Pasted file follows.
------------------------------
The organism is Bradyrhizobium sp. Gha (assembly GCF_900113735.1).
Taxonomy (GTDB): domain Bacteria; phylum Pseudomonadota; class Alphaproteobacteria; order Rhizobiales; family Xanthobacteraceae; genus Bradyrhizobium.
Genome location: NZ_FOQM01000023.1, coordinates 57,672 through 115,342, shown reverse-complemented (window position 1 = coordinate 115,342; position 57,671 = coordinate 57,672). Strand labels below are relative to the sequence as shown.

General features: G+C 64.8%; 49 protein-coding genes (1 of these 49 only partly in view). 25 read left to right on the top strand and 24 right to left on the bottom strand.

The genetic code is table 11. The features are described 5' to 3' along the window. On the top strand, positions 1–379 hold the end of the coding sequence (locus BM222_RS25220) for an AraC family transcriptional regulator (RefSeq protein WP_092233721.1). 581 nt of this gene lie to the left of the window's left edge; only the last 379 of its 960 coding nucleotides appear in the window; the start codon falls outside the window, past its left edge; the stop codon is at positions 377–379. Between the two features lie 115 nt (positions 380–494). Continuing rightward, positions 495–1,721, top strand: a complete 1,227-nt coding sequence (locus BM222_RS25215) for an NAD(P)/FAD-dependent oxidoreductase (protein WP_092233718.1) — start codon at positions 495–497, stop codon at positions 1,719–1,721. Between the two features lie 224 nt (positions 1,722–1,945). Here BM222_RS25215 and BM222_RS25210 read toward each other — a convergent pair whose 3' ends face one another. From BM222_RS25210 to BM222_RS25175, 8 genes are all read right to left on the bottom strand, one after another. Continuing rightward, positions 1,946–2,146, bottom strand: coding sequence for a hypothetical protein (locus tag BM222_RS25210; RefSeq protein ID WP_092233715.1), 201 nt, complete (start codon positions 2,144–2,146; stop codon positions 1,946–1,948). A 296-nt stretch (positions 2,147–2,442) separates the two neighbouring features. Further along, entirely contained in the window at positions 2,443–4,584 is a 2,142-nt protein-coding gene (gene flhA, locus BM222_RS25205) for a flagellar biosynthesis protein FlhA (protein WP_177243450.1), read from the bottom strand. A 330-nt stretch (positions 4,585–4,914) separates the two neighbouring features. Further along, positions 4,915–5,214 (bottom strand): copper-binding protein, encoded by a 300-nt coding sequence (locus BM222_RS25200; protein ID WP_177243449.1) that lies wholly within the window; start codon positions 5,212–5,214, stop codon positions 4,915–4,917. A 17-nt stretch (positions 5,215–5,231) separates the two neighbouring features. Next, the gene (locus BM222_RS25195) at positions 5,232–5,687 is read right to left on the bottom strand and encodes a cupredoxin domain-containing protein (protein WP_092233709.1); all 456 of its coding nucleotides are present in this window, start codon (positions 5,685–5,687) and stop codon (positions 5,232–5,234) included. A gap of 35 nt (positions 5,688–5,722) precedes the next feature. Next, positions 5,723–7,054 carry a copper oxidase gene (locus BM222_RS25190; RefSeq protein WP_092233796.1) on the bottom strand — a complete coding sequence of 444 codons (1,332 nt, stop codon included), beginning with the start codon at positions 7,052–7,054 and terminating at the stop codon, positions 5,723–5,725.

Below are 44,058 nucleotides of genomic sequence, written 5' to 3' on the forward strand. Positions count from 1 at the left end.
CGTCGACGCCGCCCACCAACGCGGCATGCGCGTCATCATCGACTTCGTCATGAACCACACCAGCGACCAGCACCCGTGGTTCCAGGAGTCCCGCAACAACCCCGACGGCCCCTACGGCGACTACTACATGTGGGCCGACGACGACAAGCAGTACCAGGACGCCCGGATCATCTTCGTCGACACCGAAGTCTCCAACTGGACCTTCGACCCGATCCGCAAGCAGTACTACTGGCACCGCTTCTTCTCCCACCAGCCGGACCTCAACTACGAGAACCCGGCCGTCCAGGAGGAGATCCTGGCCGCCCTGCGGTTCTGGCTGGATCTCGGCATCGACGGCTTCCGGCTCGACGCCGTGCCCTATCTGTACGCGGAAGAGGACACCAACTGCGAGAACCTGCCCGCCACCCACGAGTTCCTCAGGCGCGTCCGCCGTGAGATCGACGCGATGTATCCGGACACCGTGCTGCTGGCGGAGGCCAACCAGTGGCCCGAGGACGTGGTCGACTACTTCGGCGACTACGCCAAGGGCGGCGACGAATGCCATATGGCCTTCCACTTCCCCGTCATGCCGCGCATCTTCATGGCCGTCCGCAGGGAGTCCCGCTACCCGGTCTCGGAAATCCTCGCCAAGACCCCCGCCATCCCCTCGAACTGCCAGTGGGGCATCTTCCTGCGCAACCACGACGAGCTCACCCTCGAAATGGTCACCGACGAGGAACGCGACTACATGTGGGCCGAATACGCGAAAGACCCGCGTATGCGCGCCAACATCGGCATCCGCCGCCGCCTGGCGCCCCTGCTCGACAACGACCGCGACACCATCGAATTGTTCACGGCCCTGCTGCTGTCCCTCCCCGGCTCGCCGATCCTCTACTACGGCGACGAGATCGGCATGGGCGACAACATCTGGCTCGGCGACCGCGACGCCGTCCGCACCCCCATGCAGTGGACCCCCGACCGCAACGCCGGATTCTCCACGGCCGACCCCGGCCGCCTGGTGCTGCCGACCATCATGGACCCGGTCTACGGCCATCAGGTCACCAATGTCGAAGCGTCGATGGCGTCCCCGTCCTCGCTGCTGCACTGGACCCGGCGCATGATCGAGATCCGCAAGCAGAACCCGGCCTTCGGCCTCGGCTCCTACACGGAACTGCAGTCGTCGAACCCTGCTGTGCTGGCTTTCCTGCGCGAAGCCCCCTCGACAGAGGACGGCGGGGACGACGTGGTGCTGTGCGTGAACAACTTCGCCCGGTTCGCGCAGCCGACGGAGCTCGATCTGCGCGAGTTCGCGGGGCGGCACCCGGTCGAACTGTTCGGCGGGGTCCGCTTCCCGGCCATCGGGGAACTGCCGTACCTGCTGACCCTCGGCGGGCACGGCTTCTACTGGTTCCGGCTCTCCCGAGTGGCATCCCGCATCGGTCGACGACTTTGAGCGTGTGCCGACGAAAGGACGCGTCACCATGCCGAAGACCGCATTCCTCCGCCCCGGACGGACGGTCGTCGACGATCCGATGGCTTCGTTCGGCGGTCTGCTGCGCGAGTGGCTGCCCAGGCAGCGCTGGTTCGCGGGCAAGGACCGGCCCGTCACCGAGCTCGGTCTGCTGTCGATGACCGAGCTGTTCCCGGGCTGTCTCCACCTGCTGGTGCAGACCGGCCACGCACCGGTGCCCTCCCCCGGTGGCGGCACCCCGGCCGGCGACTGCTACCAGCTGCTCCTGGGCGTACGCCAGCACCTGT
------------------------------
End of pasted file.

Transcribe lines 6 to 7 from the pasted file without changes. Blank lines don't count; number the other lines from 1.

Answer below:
Below are 44,058 nucleotides of genomic sequence, written 5' to 3' on the forward strand. Positions count from 1 at the left end.
CGTCGACGCCGCCCACCAACGCGGCATGCGCGTCATCATCGACTTCGTCATGAACCACACCAGCGACCAGCACCCGTGGTTCCAGGAGTCCCGCAACAACCCCGACGGCCCCTACGGCGACTACTACATGTGGGCCGACGACGACAAGCAGTACCAGGACGCCCGGATCATCTTCGTCGACACCGAAGTCTCCAACTGGACCTTCGACCCGATCCGCAAGCAGTACTACTGGCACCGCTTCTTCTCCCACCAGCCGGACCTCAACTACGAGAACCCGGCCGTCCAGGAGGAGATCCTGGCCGCCCTGCGGTTCTGGCTGGATCTCGGCATCGACGGCTTCCGGCTCGACGCCGTGCCCTATCTGTACGCGGAAGAGGACACCAACTGCGAGAACCTGCCCGCCACCCACGAGTTCCTCAGGCGCGTCCGCCGTGAGATCGACGCGATGTATCCGGACACCGTGCTGCTGGCGGAGGCCAACCAGTGGCCCGAGGACGTGGTCGACTACTTCGGCGACTACGCCAAGGGCGGCGACGAATGCCATATGGCCTTCCACTTCCCCGTCATGCCGCGCATCTTCATGGCCGTCCGCAGGGAGTCCCGCTACCCGGTCTCGGAAATCCTCGCCAAGACCCCCGCCATCCCCTCGAACTGCCAGTGGGGCATCTTCCTGCGCAACCACGACGAGCTCACCCTCGAAATGGTCACCGACGAGGAACGCGACTACATGTGGGCCGAATACGCGAAAGACCCGCGTATGCGCGCCAACATCGGCATCCGCCGCCGCCTGGCGCCCCTGCTCGACAACGACCGCGACACCATCGAATTGTTCACGGCCCTGCTGCTGTCCCTCCCCGGCTCGCCGATCCTCTACTACGGCGACGAGATCGGCATGGGCGACAACATCTGGCTCGGCGACCGCGACGCCGTCCGCACCCCCATGCAGTGGACCCCCGACCGCAACGCCGGATTCTCCACGGCCGACCCCGGCCGCCTGGTGCTGCCGACCATCATGGACCCGGTCTACGGCCATCAGGTCACCAATGTCGAAGCGTCGATGGCGTCCCCGTCCTCGCTGCTGCACTGGACCCGGCGCATGATCGAGATCCGCAAGCAGAACCCGGCCTTCGGCCTCGGCTCCTACACGGAACTGCAGTCGTCGAACCCTGCTGTGCTGGCTTTCCTGCGCGAAGCCCCCTCGACAGAGGACGGCGGGGACGACGTGGTGCTGTGCGTGAACAACTTCGCCCGGTTCGCGCAGCCGACGGAGCTCGATCTGCGCGAGTTCGCGGGGCGGCACCCGGTCGAACTGTTCGGCGGGGTCCGCTTCCCGGCCATCGGGGAACTGCCGTACCTGCTGACCCTCGGCGGGCACGGCTTCTACTGGTTCCGGCTCTCCCGAGTGGCATCCCGCATCGGTCGACGACTTTGAGCGTGTGCCGACGAAAGGACGCGTCACCATGCCGAAGACCGCATTCCTCCGCCCCGGACGGACGGTCGTCGACGATCCGATGGCTTCGTTCGGCGGTCTGCTGCGCGAGTGGCTGCCCAGGCAGCGCTGGTTCGCGGGCAAGGACCGGCCCGTCACCGAGCTCGGTCTGCTGTCGATGACCGAGCTGTTCCCGGGCTGTCTCCACCTGCTGGTGCAGACCGGCCACGCACCGGTGCCCTCCCCCGGTGGCGGCACCCCGGCCGGCGACTGCTACCAGCTGCTCCTGGGCGTACGCCAGCACCTGT